On most cold Friday mornings in Mar., the Diag is empty. Yet this year, on a windy, 30-degree day only weeks away from the end of the term, the Diag was full of activity. This was Fresh Check Day, a gathering of student organizations and University programs aimed at raising awareness of mental health issues on campus. It was lead by Call for Humanity, a newly created student organization aimed at promoting dialogue and awareness of mental health around campus.
Students had the opportunity to visit different tables and learn about the mental health resources available to students. The Health Science Scholars Program, SAPAC, the Depression Center, Club Sports, Redefine, Body Peace Corps, Out of the Dark and CAPS in Action were all represented.
At the corner of the Diag, the LSA Student Government had set up a nine out of 10 booth. “One in ten college students contemplates suicide,” they explained in one of their pamphlets. “That leaves nine out of 10 to reach out and help someone.” Students visiting the booth were asked to sign a pledge of support as a member of the nine out of 10. Students were also provided information about the warning signs and the steps that one can take to help those in need.
“We started ‘Call for Humanity’ last year during the election period,” said LSA junior Samir Harake in an interview with The Daily. “We wanted to address issues that affect a lot of the students.” The event, he explained, was meant to “bring people together to say ‘we hear this problem’” and to “create some change in how it’s addressed.”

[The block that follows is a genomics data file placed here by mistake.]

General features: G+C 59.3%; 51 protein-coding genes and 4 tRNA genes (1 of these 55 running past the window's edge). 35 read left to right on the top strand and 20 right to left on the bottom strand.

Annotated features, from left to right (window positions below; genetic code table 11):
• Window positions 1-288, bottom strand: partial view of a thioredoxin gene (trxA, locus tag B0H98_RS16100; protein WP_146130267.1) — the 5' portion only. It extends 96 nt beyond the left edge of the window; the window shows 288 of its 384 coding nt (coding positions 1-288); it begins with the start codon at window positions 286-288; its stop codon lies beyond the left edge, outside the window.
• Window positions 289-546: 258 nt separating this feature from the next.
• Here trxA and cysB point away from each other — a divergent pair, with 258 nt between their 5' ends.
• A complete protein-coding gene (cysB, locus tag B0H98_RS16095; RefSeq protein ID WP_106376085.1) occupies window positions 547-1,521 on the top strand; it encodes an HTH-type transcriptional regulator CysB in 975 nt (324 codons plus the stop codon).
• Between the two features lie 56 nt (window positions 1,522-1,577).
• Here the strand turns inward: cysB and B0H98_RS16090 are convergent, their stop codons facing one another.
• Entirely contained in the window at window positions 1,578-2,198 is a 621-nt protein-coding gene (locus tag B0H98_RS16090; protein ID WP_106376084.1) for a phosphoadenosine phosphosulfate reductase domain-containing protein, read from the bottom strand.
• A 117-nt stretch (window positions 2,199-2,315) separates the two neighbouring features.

“We wanted to focus on creating collaborative events,” said Rafik Issa, an LSA junior. “Our role was contacting the different groups and getting them together. They all bring different perspectives to this and it has been challenging but also very informative to work with all of them.”
“We talked to the LSA Student Government and the student organizations that do the work on the ground about mental health,” Harake explained. “They affect a lot of the students on campus and they can really create some change.”
In conjunction with these student organizations, the University’s mental health resources were well represented at the event. Student Life’s Counseling and Psychological Services (CAPS), for example, had information on the free workshops, presentations and therapy that they offer. Michigan Medicine’s Depression Center was also represented at the event. Though known primarily for their work in addressing mental health policy, they also offer support groups for students.
The main focus of the event, however, was raising awareness of the institutional and cultural changes necessary to further mental health improvement around campus. Though the University does address mental health, there is always more to be done.
“There is so much more that we can do,” Issa said. “While there (are) a lot of resources on Central, for example, there’s not enough attention to people on North Campus.”
“We want people to leave here feeling like they learned something and that they can help people,” Harake said. “We have such a vocal campus when it comes to social justice issues, but this is one that many people don’t want to talk about as much. We want to take away the black hole surrounding it.”
“There’s a lot of stigma surrounding mental health,” Issa said. “It’s okay if you are suffering, and it’s good to seek out these resources.”
The event also featured performances from Groove, 58 Greene and Michigan Magic. They helped create a fun and open atmosphere in which students could come together and address this stigmatized topic.
“We want people to come have fun and get some free stuff,” Issa said. “One person suffering is one too many and anything that we can do to draw attention to this is helpful.”
If you would like more information on UM mental heath resources, check out this link.